Margaret feared having to move out of her residence in Mechelen, but Charles moved his court to Brussels. Eleanor had moved with her brother to Brussels, and she married King Manuel I of Portugal in 1518. Mary was recalled by her grandfather in 1514 to prepare for a marriage to the future King of Hungary. In June 1514, Isabella married King Christian II of Denmark by proxy in Brussels. As her court became more quiet, Margaret threw herself into her books and music.

Slowly but surely, the relationship between Charles and his aunt recovered. Margaret’s father insisted that Charles ask his aunt for advice. When King Ferdinand died in 1516, Charles was declared to be King of Aragon and Castile, and he travelled there in the summer of 1517. He would not return to the Low Countries until May 1520. Margaret was appointed as part of the regency council. The following year, she became the president of the regency council. It would take another year before Charles restored her full powers. In 1519, Charles was also elected as Holy Roman Emperor. Margaret had done a great deal to secure his election, and he thanked her for everything. In 1529, Margaret was part of the so-called Ladies Peace, which determined peace with France alongside her former sister-in-law, Louise of Savoy.

By then, Margaret had grown tired, and her health had declined. She wished to visit Brou one last time to see the progress of the convent, but it was not to be. She had to be carried around in a litter, and she was in a considerable amount of pain. An old wound on her foot had festered, and the infection had spread to the rest of her leg. Gangrene eventually set in, and physicians considered amputating her leg. She continued to work, and on the eve before her death, she was dictating a letter to her nephew. The physicians gave her a dose of opium, hoping to lessen the pain of the amputation. However, she would not wake up again, and she died in the early hours of 1 December 1530.

Her last letter read, “Monseigneur, the hour has come when I can no longer write to you with my own hand, for I feel so ill that I doubt not that my life will be short. With my conscience at rest and peace and resolved to receive all that it may please God to send me, without any regret whatever, excepting the privation of your presence and not being able to see and speak to you once more before my death, which is partly supplied by this my letter, though I fear that it will be the last that you will receive from me. I have named you my universal and sole heir, recommending you to fulfil the charges in my will. I leave you your countries over here, which, during your absence, I have not only kept as you left them to me at your departure but have greatly increased them and restore to you the government of the same, of which I believe to have loyally acquitted myself, in such a way as I hope for divine reward, satisfaction from you, Monseigneur, and the goodwill of your subjects; particularly recommending to you peace, especially with the Kings of France and England. And to end, Monseigneur, I beg of you for the love you have been pleased to bear this poor body, that you will remember the salvation of the soul and the recommendation of my poor vassals and servants. Bidding you the last adieu, to whom I pray, Monseigneur, to give you prosperity and long life. From Malines, the last day of November 1530. Your very humble aunt, Margaret.”3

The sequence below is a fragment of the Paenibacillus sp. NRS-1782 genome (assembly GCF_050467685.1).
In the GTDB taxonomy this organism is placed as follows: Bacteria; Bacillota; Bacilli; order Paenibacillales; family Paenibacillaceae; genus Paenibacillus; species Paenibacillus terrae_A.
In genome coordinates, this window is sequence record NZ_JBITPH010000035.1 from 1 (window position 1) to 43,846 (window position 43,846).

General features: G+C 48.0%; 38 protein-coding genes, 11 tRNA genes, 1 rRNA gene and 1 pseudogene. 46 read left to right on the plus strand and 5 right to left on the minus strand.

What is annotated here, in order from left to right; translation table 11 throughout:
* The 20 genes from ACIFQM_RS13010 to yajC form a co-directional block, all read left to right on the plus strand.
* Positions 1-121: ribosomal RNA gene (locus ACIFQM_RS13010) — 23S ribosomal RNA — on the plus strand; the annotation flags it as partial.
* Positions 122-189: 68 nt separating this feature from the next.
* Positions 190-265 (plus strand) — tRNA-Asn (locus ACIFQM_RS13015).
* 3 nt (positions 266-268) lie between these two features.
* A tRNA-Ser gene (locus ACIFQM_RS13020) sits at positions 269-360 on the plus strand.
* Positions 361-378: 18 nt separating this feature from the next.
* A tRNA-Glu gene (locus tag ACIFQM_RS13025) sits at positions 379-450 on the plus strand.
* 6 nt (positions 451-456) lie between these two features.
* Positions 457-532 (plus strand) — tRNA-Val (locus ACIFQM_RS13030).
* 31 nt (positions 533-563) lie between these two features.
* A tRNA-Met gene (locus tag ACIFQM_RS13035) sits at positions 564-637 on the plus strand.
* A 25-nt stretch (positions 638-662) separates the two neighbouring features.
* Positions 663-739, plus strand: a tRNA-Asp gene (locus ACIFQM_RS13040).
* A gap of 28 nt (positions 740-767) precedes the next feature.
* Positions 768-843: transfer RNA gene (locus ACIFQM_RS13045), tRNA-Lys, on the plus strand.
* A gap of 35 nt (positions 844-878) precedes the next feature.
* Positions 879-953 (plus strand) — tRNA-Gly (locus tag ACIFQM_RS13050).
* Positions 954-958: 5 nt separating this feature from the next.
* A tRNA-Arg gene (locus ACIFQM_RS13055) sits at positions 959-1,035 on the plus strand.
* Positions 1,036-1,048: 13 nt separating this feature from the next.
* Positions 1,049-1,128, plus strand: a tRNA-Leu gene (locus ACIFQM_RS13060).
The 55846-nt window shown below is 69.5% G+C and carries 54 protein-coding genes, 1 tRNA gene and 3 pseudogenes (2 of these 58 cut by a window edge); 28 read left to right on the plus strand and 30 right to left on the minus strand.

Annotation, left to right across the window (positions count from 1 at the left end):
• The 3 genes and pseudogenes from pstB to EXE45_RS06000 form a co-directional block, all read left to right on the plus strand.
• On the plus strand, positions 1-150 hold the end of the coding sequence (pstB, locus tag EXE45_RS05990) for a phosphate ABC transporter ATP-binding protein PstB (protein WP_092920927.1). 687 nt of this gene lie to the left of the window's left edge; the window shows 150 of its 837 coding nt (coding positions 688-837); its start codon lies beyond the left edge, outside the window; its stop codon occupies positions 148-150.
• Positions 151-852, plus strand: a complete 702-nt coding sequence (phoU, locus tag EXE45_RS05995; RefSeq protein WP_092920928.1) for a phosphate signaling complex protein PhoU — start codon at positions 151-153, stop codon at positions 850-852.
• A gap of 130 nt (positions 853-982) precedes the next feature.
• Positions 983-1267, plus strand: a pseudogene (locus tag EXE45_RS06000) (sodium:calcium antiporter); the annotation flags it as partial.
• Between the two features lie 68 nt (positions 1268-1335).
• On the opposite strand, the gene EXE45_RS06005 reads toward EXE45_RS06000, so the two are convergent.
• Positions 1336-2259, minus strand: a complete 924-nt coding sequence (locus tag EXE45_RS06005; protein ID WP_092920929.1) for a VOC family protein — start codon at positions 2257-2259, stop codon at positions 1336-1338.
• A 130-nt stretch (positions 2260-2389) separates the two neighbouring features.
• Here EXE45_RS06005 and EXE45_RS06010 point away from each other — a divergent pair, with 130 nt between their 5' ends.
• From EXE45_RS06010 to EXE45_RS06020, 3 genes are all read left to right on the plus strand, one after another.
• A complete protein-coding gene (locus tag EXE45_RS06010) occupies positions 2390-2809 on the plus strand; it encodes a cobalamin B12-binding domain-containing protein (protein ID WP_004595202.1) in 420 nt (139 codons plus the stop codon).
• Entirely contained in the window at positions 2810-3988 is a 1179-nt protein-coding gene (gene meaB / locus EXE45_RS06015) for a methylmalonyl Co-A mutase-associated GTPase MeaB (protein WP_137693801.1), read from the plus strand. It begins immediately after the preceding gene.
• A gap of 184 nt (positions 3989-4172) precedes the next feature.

1. Margareta van Oostenrijk by Johan de Cock p.79
  2. Margareta van Oostenrijk by Johan de Cock p.109
  3. The First Governess of the Netherlands: Margaret of Austria by Eleanor E Tremayne p.287-288






About Moniek Bloks 2697 Articles
My name is Moniek and I am from the Netherlands. I began this website in 2013 because I wanted to share these women's amazing stories.